Async logic

Ethan Dicks ethan.dicks at gmail.com
Wed Mar 24 14:41:50 CDT 2010


On Wed, Mar 24, 2010 at 3:01 PM, Dave McGuire <mcguire at neurotica.com> wrote:
> On Mar 22, 2010, at 5:07 PM, Brent Hilpert wrote:
>>
>> I dealt with a reasonably complex async-design logic system from the 60's
>> in
>> reverse-engineering and repairing a Casio AL-1000 calculator:
>>   http://www.cs.ubc.ca/~hilpert/eec/misc/CasioAL1000Tech/index.html
>> and in particular:
>>
>> http://www.cs.ubc.ca/~hilpert/eec/misc/CasioAL1000Tech/electronics.html#edgepulse
>> What I call 'edge-pulse gates' - a sort of monostable - are injected into
>> the
>> logic at appropriate places to soak up the glitches (one would have to
>> look at
>> the schematic to see where/how they are actually used).
>
>  Wow.
>
>  I am impressed.  That's one of the most detailed and well-presented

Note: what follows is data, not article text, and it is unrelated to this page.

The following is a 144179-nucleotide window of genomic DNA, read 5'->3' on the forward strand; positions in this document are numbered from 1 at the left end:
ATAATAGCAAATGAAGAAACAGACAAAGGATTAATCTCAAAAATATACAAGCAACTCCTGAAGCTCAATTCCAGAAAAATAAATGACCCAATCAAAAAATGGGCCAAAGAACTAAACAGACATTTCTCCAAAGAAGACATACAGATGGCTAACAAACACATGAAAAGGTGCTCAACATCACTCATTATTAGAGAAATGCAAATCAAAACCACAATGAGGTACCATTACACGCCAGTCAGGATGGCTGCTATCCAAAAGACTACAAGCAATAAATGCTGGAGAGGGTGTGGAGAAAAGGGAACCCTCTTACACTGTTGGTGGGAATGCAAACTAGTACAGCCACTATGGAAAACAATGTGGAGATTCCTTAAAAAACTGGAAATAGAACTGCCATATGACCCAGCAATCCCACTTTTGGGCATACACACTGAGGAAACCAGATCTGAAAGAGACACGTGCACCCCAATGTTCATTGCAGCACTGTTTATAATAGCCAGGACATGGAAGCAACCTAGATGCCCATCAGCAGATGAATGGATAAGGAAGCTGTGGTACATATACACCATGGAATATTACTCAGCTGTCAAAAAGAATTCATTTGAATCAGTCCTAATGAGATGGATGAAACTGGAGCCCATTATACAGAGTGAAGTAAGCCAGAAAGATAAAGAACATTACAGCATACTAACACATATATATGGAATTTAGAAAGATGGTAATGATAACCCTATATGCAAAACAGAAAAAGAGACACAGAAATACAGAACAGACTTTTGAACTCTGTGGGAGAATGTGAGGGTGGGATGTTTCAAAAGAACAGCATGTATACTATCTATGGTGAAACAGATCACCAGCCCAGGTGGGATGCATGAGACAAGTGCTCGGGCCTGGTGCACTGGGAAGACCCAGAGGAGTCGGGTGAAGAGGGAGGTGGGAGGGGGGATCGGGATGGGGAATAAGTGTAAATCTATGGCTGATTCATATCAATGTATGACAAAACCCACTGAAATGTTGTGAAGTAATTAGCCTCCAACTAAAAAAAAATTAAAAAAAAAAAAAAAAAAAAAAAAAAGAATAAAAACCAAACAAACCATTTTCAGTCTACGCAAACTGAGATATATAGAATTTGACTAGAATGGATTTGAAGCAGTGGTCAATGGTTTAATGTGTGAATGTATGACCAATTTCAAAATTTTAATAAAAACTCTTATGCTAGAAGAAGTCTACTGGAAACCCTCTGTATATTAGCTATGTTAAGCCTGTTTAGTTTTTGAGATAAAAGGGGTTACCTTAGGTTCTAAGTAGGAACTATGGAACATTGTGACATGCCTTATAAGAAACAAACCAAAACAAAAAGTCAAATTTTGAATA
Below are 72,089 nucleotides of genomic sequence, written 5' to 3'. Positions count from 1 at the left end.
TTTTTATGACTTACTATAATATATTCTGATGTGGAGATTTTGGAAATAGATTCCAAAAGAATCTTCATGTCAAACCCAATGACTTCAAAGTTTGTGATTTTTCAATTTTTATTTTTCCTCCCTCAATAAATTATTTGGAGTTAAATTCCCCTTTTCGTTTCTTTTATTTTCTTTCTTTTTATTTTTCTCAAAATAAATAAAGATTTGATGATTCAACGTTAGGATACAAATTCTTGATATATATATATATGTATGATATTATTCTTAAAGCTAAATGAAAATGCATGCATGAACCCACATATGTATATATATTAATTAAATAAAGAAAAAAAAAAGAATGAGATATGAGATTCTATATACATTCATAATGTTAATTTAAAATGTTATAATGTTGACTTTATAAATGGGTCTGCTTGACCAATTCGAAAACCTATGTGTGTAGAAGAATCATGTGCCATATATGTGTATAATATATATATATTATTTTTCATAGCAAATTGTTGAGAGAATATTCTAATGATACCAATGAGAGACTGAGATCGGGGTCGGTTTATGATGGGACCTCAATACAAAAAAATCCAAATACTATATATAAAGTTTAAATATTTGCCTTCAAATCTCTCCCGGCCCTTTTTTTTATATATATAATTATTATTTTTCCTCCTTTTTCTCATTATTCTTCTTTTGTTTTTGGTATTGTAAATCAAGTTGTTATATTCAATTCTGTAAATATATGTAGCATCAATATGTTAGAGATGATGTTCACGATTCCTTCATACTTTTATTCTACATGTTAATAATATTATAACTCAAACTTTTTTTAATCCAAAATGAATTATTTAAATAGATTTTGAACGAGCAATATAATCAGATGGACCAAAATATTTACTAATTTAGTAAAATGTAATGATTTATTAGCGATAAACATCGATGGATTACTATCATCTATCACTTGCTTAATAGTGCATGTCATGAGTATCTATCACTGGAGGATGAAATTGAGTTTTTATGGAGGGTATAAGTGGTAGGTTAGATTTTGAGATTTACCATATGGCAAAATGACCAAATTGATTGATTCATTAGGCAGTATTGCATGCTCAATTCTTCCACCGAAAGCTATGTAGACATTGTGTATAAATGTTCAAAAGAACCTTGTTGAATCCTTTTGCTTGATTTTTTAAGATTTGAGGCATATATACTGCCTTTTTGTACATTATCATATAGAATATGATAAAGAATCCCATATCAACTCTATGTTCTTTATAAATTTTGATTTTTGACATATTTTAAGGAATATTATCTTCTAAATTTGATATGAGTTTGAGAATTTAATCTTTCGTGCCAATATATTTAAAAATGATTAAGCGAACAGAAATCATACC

> reverse-engineering projects I've ever seen.

Wow indeed!

That display looks familiar - I might have one on my shelf.  I picked
up a PCB loaded with vertically-mounted Nixies plus a neon-bulb
"minus" indicator many, many years ago at Dayton.  I have yet to
assemble a driver for it, but I've always thought about repurposing it
as a clock/calendar display.

The PCB has a small bundle of wires coming off one end, and the foil
pattern shows a multiplexed arrangement, IIRC (so 10 cathodes and
13-14 anodes, if I'm remembering it correctly).

I should check the PCB for any tell-tale markings.

Thanks for the link - it's certainly an interesting device.

-ethan



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